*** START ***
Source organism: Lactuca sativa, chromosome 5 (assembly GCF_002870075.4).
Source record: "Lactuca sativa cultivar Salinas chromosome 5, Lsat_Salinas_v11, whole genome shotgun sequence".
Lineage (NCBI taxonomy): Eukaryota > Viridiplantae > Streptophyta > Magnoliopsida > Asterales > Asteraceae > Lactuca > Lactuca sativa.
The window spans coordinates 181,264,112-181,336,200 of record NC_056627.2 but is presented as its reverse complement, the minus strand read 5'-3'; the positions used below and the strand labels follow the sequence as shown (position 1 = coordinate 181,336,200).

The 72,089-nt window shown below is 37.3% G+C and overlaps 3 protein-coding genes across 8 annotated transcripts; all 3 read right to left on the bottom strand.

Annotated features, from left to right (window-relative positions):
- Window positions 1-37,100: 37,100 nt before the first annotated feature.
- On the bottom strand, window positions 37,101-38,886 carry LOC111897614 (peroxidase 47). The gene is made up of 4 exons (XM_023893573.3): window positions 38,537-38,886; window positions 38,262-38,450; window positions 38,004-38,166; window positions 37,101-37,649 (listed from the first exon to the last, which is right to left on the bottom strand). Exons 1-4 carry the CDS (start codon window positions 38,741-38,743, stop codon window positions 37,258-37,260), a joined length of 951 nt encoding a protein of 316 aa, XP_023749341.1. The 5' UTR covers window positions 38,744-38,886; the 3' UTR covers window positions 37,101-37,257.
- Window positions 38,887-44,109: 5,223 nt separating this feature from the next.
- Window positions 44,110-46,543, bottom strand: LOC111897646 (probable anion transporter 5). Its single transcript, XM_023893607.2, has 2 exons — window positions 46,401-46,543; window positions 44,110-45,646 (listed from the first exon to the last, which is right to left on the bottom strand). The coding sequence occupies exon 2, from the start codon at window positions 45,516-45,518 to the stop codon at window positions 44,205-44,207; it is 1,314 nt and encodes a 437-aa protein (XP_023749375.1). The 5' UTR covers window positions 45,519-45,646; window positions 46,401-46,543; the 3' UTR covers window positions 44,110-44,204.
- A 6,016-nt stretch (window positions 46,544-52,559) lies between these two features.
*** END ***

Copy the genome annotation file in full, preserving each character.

Source organism: Lactuca sativa, chromosome 5 (assembly GCF_002870075.4).
Source record: "Lactuca sativa cultivar Salinas chromosome 5, Lsat_Salinas_v11, whole genome shotgun sequence".
Lineage (NCBI taxonomy): Eukaryota > Viridiplantae > Streptophyta > Magnoliopsida > Asterales > Asteraceae > Lactuca > Lactuca sativa.
The window spans coordinates 181,264,112-181,336,200 of record NC_056627.2 but is presented as its reverse complement, the minus strand read 5'-3'; the positions used below and the strand labels follow the sequence as shown (position 1 = coordinate 181,336,200).

The 72,089-nt window shown below is 37.3% G+C and overlaps 3 protein-coding genes across 8 annotated transcripts; all 3 read right to left on the bottom strand.

Annotated features, from left to right (window-relative positions):
- Window positions 1-37,100: 37,100 nt before the first annotated feature.
- On the bottom strand, window positions 37,101-38,886 carry LOC111897614 (peroxidase 47). The gene is made up of 4 exons (XM_023893573.3): window positions 38,537-38,886; window positions 38,262-38,450; window positions 38,004-38,166; window positions 37,101-37,649 (listed from the first exon to the last, which is right to left on the bottom strand). Exons 1-4 carry the CDS (start codon window positions 38,741-38,743, stop codon window positions 37,258-37,260), a joined length of 951 nt encoding a protein of 316 aa, XP_023749341.1. The 5' UTR covers window positions 38,744-38,886; the 3' UTR covers window positions 37,101-37,257.
- Window positions 38,887-44,109: 5,223 nt separating this feature from the next.
- Window positions 44,110-46,543, bottom strand: LOC111897646 (probable anion transporter 5). Its single transcript, XM_023893607.2, has 2 exons — window positions 46,401-46,543; window positions 44,110-45,646 (listed from the first exon to the last, which is right to left on the bottom strand). The coding sequence occupies exon 2, from the start codon at window positions 45,516-45,518 to the stop codon at window positions 44,205-44,207; it is 1,314 nt and encodes a 437-aa protein (XP_023749375.1). The 5' UTR covers window positions 45,519-45,646; window positions 46,401-46,543; the 3' UTR covers window positions 44,110-44,204.
- A 6,016-nt stretch (window positions 46,544-52,559) lies between these two features.